I thought I would begin my website blogs with one of my most popular images, "Red Umbrella In the Piazza".
This photograph was taken in 2005 in Florence, Italy. As usual, I went out to photograph early in the morning. Walking from my hotel towards the Ponte Vecchio and Piazza Della Signoriaa cold rain began. Then the debate began - Should I return to the hotel? What should I do? I went to the portico of the Uffizi (which looks out over the piazza) for shelter. Looking out over the piazza I noticed the lights and reflections on the wet stones and watched the people passing by on their way to work. Posted on the walls under the portico were numerous signs stating no photography allowed (the statues on the portico). Guards were standing around watching me as I began to set up my tripod and as I set up facing out into the piazza their concerns disappeared.
I focused on a small section of pavement that had color, light and rendered the details of the stone. My intentions were to wait and watch as people passed through the frame and capture their movement with a slow enough shutter speed to cause blur and yet retain the detail in the pavement. I was hoping for the right person to come bicycling through the scene. Circumstances did not seem to be working for me in this regard when I noticed this woman walking towards the frame with a red umbrella. The wishes and hopes began... please come through this frame. This was my first venture into the digital age and I was travelling with a small, high-end (at the time) point and shoot camera, a 7MP Canon G6. The camera had slow reaction time so I knew my timing had to be impeccable, I had one chance, one shot. Just as she started to enter the frame I released the shutter and voila! Careful planning and pure serendipity came together to create this shot.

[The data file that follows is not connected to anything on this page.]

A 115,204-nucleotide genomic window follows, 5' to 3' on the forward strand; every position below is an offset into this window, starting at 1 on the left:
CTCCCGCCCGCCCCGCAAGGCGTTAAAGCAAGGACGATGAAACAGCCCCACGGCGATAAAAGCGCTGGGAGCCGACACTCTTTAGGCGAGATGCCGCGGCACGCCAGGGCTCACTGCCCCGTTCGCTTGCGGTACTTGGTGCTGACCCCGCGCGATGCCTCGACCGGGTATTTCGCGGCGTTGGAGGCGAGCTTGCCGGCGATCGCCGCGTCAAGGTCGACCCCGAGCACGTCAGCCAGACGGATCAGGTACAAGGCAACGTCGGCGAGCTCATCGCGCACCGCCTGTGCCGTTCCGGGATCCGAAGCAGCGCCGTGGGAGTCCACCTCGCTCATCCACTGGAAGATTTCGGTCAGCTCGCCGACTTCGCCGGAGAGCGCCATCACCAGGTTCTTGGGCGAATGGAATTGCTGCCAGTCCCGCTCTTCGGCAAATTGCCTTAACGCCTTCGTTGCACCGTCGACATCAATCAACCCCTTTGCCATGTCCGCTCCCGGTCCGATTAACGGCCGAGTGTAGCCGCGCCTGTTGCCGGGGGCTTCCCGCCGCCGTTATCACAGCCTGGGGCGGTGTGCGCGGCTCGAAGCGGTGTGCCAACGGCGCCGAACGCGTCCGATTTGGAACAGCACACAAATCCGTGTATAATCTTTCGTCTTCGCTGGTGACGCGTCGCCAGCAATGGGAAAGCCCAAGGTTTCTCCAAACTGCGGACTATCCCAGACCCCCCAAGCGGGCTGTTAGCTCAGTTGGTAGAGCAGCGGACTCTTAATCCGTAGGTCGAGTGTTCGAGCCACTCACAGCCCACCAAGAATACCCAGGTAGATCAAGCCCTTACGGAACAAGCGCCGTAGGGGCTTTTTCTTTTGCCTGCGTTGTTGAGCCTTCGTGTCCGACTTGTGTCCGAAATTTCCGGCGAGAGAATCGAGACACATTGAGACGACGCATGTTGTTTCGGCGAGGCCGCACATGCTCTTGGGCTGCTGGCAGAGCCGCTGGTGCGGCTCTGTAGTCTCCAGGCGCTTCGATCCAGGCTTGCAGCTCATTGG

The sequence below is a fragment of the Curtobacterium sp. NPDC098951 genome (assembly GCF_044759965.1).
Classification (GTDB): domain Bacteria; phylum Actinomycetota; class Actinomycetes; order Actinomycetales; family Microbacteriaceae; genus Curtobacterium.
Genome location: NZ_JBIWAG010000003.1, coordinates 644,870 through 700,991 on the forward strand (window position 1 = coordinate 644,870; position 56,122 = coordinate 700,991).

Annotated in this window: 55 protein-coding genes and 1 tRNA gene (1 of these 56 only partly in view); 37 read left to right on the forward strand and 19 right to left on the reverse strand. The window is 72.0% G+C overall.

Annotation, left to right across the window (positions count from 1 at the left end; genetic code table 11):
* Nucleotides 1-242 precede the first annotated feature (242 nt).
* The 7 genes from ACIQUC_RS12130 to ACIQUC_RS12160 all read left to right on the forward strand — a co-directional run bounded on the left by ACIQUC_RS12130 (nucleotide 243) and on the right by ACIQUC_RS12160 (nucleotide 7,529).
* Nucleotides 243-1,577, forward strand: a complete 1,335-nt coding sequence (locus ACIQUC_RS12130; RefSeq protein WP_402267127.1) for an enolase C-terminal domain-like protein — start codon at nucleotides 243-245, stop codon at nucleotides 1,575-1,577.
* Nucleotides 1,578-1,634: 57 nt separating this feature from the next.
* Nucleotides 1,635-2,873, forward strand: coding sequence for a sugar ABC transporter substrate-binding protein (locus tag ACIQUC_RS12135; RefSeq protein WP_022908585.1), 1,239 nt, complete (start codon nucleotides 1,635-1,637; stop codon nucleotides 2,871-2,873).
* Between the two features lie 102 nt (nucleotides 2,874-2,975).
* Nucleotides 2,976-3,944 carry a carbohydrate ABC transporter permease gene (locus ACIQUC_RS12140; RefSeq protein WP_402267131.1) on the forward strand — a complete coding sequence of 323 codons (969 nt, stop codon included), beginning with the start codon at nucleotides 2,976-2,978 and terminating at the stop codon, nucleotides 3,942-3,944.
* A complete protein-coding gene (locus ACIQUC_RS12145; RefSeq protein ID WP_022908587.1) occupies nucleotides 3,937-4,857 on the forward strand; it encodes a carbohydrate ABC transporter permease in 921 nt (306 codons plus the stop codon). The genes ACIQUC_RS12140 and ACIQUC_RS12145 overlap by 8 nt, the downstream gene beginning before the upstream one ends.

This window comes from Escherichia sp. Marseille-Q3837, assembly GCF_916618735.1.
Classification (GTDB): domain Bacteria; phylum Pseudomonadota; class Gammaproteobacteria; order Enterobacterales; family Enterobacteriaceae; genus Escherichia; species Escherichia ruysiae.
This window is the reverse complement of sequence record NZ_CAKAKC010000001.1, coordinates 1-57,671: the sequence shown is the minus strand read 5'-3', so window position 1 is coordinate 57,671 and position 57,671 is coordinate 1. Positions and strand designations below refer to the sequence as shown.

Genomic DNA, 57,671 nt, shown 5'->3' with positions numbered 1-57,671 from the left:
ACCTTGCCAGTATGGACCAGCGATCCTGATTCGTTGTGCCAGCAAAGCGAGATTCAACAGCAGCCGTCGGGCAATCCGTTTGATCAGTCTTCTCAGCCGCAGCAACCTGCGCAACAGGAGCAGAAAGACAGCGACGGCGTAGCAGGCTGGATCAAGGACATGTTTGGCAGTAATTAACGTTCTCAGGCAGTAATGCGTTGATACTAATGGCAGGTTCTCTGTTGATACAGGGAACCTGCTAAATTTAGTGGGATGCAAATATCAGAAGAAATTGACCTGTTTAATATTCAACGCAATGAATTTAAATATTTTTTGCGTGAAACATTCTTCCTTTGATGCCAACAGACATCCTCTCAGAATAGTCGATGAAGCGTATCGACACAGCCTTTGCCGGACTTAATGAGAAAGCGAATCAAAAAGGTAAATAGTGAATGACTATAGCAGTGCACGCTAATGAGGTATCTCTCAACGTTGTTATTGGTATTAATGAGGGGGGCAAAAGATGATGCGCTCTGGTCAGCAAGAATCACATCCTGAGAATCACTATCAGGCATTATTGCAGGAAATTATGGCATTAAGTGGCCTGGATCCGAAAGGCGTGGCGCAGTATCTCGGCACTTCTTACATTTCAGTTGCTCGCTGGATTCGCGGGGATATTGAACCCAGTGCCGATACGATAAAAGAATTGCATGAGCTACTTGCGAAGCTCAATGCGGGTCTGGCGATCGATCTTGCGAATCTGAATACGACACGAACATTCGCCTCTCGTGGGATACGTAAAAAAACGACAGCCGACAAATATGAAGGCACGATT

I often cite this image when discussing technology and gear. This is one of my best selling images and it was photographed with a 7MP point and shoot camera. I have sold numerous prints in 24" x 30" size and it looks great. It is a lesson in the fact that gear is not the most important equipment a photographer possesses. An eye for composition, skill, knowledge, patience and being at the right place at the right time - that is the equipment a photographer must utilize. The rest is just mechanics and technology.